In 1973, the U.S. Supreme Court decided in a 7-2 ruling the Fourteenth Amendment of the Constitution provides a “right to privacy” that protects a pregnant woman’s right to have an abortion. This essentially means abortions are legally protected by the Constitution and cannot be outlawed. In 1992, a separate case in the Supreme Court affirmed the 1973 Roe v. Wade decision and said the government cannot impose an ‘undue burden’ on women seeking an abortion.
Who is Roe?
Norma McCorvey, also known by her pseudonym “Jane Roe” was the plaintiff in the case. McCorvey used a false name during the case (and never attended a hearing) until she publicly identified herself four days after the verdict.
McCorvey changed her views on abortion after the decision and joined the anti-abortion movement right up until her death in 2017. In a documentary released last year, McCorvey revealed that she was actually always pro-choice and had been paid by anti-abortion groups to speak against abortion.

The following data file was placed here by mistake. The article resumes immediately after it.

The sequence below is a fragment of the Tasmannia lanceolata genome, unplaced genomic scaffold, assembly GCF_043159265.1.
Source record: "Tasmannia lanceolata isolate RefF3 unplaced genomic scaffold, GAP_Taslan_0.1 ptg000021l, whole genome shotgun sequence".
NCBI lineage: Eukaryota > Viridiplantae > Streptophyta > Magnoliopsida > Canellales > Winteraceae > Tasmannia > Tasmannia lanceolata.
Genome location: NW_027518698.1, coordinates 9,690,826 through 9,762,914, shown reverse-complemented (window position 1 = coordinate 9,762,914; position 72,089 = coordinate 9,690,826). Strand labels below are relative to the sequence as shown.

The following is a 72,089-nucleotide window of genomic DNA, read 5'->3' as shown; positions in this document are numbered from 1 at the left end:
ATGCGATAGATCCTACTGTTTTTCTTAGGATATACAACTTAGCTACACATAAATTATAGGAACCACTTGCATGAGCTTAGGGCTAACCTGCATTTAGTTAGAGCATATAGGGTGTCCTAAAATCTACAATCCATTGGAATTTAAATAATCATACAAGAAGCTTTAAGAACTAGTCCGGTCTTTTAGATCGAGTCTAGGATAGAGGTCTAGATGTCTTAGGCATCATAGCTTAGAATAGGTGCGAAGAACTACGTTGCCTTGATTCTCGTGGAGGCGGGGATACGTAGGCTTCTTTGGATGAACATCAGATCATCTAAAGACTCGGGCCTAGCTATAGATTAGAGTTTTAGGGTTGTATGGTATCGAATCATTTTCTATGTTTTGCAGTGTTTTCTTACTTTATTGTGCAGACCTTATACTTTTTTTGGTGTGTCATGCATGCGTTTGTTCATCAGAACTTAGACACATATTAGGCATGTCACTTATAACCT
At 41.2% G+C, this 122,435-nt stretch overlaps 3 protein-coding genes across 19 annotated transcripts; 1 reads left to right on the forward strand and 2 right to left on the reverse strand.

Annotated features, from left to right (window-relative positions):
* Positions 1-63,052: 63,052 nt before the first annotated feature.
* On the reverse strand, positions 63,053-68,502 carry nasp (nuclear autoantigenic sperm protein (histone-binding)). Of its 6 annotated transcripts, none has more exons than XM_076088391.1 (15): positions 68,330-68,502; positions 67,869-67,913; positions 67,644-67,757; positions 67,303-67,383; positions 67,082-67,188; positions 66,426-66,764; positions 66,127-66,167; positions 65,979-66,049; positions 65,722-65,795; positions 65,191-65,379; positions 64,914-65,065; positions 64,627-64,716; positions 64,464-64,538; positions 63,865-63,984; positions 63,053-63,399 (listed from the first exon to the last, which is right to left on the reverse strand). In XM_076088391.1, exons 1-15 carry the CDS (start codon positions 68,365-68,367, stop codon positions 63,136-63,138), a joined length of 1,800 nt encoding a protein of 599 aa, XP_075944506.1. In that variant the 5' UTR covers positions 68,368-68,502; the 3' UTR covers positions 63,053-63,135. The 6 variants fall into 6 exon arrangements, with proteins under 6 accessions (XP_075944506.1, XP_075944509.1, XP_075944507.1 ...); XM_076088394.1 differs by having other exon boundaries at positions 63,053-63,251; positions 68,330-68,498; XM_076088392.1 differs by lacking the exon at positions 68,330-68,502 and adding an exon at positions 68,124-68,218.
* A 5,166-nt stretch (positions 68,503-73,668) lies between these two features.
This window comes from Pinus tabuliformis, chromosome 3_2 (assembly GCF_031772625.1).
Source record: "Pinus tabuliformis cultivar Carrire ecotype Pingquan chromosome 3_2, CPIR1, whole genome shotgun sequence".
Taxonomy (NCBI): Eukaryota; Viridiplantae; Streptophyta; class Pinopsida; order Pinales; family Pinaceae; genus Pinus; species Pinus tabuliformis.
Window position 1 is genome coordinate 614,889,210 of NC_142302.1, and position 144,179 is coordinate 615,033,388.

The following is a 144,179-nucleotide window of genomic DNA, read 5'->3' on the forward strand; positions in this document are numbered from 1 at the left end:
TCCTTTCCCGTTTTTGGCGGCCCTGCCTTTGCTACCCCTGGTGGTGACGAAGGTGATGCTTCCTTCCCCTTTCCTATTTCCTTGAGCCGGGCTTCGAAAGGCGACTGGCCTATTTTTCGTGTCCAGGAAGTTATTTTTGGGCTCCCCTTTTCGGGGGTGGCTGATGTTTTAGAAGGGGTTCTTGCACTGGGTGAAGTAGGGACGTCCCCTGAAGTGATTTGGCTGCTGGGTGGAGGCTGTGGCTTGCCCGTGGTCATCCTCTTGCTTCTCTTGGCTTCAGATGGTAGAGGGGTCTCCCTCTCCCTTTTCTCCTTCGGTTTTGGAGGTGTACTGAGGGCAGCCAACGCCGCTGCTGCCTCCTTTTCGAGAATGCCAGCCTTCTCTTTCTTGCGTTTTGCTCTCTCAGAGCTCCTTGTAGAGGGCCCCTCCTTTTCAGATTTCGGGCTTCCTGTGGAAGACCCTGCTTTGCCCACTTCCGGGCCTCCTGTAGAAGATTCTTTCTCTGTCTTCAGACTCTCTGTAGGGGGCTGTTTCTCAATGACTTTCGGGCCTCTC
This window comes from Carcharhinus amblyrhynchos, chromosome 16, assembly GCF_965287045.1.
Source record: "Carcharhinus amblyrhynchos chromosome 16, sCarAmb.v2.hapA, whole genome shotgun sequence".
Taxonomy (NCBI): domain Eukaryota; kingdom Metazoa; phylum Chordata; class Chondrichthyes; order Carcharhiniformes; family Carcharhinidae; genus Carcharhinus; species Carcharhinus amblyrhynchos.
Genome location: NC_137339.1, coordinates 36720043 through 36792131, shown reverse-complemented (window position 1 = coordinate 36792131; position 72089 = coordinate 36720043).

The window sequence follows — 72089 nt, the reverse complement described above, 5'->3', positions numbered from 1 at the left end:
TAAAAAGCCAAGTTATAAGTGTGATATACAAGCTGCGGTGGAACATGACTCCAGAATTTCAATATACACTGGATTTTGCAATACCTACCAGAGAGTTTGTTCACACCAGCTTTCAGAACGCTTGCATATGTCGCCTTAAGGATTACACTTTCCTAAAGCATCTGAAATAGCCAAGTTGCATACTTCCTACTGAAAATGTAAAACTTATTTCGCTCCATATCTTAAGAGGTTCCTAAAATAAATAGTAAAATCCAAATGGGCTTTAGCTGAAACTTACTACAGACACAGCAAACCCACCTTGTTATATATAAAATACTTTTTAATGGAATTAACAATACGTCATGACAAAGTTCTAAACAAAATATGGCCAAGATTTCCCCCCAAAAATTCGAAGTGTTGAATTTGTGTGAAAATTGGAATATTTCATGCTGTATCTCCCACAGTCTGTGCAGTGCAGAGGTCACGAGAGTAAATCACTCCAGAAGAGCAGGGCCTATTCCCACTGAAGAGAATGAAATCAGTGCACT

Who is Wade?
Henry Wade was the district attorney of Dallas County and the defendant in the case.
Why does each state have different laws?
With the current interpretation of the Roe v. Wade case, abortion is legal. Individual states in the U.S. have the ability to create laws to restrict access to abortion, as long as those laws do not impose an ‘undue burden’. The term ‘undue burden’ is not fully defined, and there are constant arguments about what an ‘undue burden’ is and is not. These different interpretations of the phrase have led to the recent tighter abortion restrictions in Texas, which we wrote about here.
Does Australia have similar a Roe v. Wade case?
Australia does not have a landmark case the way the U.S. does, but similarly to the U.S, each Australian state and territory has varying laws on abortion. South Australia was the most recent jurisdiction to decriminalise abortion – this occurred in 2021.